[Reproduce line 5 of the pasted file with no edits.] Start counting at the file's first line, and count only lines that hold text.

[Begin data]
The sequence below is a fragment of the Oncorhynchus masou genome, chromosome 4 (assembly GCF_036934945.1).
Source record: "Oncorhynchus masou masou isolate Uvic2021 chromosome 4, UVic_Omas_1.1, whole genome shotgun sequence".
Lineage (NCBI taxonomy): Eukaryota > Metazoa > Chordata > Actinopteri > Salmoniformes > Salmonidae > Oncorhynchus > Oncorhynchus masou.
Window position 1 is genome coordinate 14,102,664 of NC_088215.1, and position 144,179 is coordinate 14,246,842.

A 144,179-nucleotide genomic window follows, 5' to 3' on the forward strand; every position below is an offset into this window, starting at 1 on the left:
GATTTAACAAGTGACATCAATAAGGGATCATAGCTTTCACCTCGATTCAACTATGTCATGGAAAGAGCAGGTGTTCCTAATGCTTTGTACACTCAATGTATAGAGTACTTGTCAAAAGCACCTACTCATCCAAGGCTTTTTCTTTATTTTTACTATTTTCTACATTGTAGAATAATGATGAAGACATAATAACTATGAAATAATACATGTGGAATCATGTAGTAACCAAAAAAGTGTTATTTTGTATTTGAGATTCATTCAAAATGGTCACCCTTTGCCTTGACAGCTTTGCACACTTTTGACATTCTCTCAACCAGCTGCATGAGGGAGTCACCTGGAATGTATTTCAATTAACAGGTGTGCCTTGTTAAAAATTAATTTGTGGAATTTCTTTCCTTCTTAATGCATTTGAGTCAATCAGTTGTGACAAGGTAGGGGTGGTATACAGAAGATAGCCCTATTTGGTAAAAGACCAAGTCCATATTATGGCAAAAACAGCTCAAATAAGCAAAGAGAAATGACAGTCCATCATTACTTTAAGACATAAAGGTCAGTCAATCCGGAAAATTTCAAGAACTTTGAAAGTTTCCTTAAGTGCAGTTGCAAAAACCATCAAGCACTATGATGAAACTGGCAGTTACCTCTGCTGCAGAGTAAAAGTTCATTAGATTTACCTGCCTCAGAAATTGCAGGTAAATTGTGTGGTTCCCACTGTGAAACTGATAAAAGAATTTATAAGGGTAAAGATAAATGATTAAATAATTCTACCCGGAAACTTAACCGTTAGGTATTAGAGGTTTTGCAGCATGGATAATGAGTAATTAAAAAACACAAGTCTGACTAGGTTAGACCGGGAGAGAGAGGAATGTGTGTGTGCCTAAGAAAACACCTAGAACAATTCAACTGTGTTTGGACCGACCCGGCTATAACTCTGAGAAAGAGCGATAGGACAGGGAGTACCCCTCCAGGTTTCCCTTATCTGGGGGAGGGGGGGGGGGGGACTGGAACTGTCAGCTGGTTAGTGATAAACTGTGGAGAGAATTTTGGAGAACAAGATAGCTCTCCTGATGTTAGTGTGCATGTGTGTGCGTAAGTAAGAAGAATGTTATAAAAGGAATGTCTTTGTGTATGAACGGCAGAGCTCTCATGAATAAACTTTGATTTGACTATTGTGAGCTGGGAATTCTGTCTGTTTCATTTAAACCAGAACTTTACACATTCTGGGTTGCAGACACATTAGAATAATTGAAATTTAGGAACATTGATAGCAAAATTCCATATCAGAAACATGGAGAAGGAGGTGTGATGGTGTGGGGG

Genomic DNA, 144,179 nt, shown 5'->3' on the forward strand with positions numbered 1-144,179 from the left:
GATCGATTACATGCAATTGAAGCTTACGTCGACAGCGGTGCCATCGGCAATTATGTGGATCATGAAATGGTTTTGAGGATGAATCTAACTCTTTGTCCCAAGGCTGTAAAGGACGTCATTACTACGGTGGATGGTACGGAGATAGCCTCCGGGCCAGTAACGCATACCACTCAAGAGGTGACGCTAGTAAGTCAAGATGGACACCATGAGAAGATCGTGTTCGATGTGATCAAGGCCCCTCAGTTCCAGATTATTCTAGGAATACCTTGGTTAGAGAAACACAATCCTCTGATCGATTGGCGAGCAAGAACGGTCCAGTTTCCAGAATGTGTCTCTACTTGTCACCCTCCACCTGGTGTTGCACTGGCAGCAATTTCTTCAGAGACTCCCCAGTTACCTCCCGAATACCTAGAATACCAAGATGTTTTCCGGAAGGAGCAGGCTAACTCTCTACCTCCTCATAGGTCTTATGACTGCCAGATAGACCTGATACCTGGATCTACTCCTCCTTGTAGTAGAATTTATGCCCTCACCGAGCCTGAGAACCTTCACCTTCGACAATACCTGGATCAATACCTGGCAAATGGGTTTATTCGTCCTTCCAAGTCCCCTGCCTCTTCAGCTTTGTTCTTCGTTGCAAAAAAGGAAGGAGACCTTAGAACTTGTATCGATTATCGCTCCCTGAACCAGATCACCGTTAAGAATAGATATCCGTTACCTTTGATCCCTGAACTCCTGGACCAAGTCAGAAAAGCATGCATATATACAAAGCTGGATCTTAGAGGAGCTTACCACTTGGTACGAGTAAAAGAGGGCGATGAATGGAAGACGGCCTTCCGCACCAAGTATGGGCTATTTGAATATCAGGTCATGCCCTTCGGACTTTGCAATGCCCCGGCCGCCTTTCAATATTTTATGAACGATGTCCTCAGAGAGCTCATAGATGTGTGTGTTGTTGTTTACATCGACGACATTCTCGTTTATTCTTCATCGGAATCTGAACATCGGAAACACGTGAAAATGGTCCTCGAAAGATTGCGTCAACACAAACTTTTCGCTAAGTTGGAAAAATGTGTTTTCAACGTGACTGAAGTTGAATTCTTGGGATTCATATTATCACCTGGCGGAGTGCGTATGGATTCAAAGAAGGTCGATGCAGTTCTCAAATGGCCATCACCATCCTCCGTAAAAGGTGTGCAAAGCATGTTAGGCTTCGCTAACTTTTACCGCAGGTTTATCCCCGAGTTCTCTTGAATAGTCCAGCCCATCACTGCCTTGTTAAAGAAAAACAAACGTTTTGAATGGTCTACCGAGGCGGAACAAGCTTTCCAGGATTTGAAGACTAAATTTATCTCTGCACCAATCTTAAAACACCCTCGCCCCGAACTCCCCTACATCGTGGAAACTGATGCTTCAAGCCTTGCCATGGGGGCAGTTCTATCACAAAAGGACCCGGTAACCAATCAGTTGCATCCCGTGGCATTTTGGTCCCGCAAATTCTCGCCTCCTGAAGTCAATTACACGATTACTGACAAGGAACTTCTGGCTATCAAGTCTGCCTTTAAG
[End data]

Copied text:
A 144,179-nucleotide genomic window follows, 5' to 3' on the forward strand; every position below is an offset into this window, starting at 1 on the left: